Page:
Chicken Foot Stock Recipe

When my friend, Jenn, contacted me and asked me if I knew how to make chicken stock out of chicken feet, I was really excited. I have made chicken stock extensively, so how different could it possibly be?!  That, and, if you guys know me, I just love using every part of an animal in cooking. Chicken feet? Bring it on!

Jenn needed the stock for a very noble cause, after all. She's on a mission to make chicken foot soup for her grandfather as he remembers it from his childhood. This is something very dear to my heart, as you might recall, last year, I made ravioli for my grandma which she had not had since her childhood.

So, on a Wednesday afternoon, Jenn and I made chicken foot stock!

I tried a new thing with my photos today. I hope you guys all enjoy it! 

In the center is our ingredients: two bags of chicken feet, onions, garlic, carrots, leeks, celery, parsley, peppercorns, and bay leaves. 

A word on the feet; we used organic chicken feet, and I have to say this is probably the way to go. Just think about it a moment and I am sure you will agree. 

A word on the rest of the ingredients-- what I love about stocks is that you can use what you have in them. I feel that onions, peppercorns, celery and carrots are a must, but beyond that, you know, whatever else you add is a bonus. So if you have some broccoli? Throw it in! Some leftover cabbage? Go for it! You get the idea, yea? 

Now before you just up and throw those feet in your stock pot, they have to be prepared. By "prepared" I basically mean you have to cut the nails off. This seemed a little daunting at first, but I assure you it wasn't as daunting as it initially seemed. To prepare the  toes for their clippin' you will need to boil the feet in water for about 20 minutes to soften them up a bit.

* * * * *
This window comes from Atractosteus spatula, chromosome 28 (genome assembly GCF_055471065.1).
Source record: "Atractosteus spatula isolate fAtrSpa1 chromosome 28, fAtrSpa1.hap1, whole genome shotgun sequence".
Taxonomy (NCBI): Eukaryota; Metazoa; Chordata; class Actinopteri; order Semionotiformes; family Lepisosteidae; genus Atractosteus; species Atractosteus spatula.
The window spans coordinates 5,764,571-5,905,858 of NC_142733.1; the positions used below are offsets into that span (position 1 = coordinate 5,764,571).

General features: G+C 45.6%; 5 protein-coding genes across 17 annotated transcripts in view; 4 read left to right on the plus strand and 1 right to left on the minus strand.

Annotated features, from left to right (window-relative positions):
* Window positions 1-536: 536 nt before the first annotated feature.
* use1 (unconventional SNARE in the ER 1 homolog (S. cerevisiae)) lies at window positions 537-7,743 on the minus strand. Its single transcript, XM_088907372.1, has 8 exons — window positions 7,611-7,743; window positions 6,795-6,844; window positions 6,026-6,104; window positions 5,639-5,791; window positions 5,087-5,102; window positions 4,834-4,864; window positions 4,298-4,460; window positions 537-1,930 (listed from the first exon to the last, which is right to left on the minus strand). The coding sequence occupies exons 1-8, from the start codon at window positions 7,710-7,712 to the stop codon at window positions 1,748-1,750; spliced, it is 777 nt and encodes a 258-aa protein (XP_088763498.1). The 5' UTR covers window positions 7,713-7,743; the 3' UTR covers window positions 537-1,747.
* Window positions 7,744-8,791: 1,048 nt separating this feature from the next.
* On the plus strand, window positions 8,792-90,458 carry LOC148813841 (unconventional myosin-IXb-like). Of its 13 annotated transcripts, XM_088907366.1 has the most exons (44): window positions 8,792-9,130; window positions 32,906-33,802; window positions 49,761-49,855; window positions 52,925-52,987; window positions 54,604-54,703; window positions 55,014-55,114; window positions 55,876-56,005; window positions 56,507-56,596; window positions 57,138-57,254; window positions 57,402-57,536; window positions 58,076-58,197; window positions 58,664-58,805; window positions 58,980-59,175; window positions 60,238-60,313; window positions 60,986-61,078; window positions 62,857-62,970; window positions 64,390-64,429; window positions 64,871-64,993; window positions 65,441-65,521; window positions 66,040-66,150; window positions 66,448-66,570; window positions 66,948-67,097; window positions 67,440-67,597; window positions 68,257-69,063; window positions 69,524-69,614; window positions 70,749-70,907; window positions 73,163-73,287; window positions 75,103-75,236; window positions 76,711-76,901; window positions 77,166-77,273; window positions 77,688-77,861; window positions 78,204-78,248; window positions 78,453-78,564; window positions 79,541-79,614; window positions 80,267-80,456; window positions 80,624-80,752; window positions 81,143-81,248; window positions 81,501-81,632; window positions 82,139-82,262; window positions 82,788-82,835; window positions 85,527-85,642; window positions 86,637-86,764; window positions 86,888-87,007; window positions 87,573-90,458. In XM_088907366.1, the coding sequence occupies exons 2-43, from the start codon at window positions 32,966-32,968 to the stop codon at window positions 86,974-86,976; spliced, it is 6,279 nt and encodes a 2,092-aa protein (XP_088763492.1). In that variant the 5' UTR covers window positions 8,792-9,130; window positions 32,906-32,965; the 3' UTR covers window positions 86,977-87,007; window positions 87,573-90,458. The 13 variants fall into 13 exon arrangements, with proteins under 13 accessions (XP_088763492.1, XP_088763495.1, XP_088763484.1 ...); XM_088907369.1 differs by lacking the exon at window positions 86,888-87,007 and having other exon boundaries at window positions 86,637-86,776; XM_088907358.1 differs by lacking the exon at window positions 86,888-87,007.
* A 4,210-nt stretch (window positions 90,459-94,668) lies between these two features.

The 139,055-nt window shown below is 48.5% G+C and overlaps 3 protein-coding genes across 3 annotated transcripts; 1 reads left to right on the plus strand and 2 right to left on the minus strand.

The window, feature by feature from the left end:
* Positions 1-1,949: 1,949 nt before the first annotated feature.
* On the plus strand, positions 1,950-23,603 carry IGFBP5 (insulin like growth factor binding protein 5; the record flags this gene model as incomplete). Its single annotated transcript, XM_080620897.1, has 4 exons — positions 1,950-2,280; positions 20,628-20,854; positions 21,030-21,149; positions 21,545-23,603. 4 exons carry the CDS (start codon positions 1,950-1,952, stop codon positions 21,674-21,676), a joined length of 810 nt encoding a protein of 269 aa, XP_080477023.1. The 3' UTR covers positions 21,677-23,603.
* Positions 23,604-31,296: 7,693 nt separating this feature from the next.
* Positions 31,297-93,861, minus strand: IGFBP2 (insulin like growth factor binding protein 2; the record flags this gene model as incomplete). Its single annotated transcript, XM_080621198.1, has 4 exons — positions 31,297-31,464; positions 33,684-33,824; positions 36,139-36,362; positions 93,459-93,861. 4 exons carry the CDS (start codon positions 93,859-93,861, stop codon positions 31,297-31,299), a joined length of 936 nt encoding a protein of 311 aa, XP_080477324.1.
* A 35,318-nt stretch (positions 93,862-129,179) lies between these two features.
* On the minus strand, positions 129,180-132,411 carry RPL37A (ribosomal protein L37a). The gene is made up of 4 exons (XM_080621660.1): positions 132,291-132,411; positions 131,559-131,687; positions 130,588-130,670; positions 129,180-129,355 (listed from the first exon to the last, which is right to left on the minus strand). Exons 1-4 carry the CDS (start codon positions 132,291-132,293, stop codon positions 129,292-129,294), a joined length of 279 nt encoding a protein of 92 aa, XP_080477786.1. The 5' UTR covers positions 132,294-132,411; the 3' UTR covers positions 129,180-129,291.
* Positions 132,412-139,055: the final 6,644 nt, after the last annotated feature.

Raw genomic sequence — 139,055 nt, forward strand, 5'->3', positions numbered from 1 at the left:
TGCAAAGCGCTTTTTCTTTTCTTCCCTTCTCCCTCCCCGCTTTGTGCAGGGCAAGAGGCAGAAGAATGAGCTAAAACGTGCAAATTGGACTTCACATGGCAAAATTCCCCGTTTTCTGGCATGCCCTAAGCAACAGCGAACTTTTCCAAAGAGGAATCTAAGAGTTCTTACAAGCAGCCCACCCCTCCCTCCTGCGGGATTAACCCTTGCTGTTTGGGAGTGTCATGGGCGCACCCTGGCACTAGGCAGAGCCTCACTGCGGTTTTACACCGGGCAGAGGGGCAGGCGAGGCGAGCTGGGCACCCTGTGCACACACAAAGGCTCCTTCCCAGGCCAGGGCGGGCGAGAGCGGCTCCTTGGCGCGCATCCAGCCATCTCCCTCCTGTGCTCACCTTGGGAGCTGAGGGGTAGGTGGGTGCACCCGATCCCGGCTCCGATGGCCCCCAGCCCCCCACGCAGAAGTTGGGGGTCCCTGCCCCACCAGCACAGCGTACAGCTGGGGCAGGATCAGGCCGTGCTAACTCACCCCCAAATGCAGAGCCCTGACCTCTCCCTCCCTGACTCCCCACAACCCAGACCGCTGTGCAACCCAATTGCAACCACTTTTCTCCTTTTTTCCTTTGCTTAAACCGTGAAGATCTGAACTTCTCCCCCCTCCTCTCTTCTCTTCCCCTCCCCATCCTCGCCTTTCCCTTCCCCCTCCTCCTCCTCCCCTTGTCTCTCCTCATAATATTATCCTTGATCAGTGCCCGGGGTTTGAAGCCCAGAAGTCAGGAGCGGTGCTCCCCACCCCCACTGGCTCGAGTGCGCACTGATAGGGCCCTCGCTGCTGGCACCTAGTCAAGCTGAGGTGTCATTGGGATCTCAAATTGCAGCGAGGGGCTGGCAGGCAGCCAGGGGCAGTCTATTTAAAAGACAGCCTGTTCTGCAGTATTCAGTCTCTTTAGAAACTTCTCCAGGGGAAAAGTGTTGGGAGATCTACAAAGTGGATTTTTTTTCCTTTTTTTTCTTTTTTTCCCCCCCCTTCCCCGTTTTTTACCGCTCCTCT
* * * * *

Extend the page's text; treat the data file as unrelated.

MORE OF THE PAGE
While the feet are boiling (which is a funny thing to type to be honest!), prepare your stock pot with all your herbs and vegetables. It's not necessary to spend a whole lot of time chopping them small. Leave 'em big. And leave the skin on your onions--there is good flavor in there! 

After you've boiled up your feet and they are tender, you are going to want to drain them. Let them cool slightly until you can handle them without getting burned. We found that the best way to cut their nails off was with scissors. We almost didn't have to touch them this way. Not that we cared. We totally touched them. I had to take a picture of the nails... a little morbid, perhaps, but whatever. 

Once that clippin' is all over and done with, you are ready to add the feet to the pot. We had 32 feet in total--do you believe that?!?! 
Anyway, once you've added the feet, you are ready to get your water going. So add two gallons of water to the whole sha-banger. (Which is 32 cups of water). 

Then you bring it a boil, cover, reduce heat to simmer and make yourself a drink. I mean, you just clipped nails off of 32 chicken's feet--you deserve a drink. 

After the four hours is up, take that lid off the pot. Bring it back to a boil and let 'er go for another hour to hour and a half. I had to show you what the foot looked like after all that cooking.... neat huh?